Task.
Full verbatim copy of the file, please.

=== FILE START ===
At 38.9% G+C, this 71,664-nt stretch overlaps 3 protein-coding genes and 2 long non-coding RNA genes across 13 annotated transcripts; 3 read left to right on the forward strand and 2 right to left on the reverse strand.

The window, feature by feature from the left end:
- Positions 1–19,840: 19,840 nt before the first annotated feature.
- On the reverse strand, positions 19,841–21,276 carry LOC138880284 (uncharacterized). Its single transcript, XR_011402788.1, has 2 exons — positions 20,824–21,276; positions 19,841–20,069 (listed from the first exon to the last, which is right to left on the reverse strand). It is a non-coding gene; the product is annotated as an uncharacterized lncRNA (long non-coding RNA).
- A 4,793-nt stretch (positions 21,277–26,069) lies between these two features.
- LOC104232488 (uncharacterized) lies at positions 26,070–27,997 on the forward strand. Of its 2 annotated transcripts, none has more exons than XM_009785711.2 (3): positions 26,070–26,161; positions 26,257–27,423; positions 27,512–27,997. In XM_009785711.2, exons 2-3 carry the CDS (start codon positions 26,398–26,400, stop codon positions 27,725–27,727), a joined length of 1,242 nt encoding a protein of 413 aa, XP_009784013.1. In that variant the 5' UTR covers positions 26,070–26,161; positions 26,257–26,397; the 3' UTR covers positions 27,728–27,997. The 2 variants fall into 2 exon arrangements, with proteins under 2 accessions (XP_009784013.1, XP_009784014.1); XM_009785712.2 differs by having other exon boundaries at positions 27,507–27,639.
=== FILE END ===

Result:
At 38.9% G+C, this 71,664-nt stretch overlaps 3 protein-coding genes and 2 long non-coding RNA genes across 13 annotated transcripts; 3 read left to right on the forward strand and 2 right to left on the reverse strand.

The window, feature by feature from the left end:
- Positions 1–19,840: 19,840 nt before the first annotated feature.
- On the reverse strand, positions 19,841–21,276 carry LOC138880284 (uncharacterized). Its single transcript, XR_011402788.1, has 2 exons — positions 20,824–21,276; positions 19,841–20,069 (listed from the first exon to the last, which is right to left on the reverse strand). It is a non-coding gene; the product is annotated as an uncharacterized lncRNA (long non-coding RNA).
- A 4,793-nt stretch (positions 21,277–26,069) lies between these two features.
- LOC104232488 (uncharacterized) lies at positions 26,070–27,997 on the forward strand. Of its 2 annotated transcripts, none has more exons than XM_009785711.2 (3): positions 26,070–26,161; positions 26,257–27,423; positions 27,512–27,997. In XM_009785711.2, exons 2-3 carry the CDS (start codon positions 26,398–26,400, stop codon positions 27,725–27,727), a joined length of 1,242 nt encoding a protein of 413 aa, XP_009784013.1. In that variant the 5' UTR covers positions 26,070–26,161; positions 26,257–26,397; the 3' UTR covers positions 27,728–27,997. The 2 variants fall into 2 exon arrangements, with proteins under 2 accessions (XP_009784013.1, XP_009784014.1); XM_009785712.2 differs by having other exon boundaries at positions 27,507–27,639.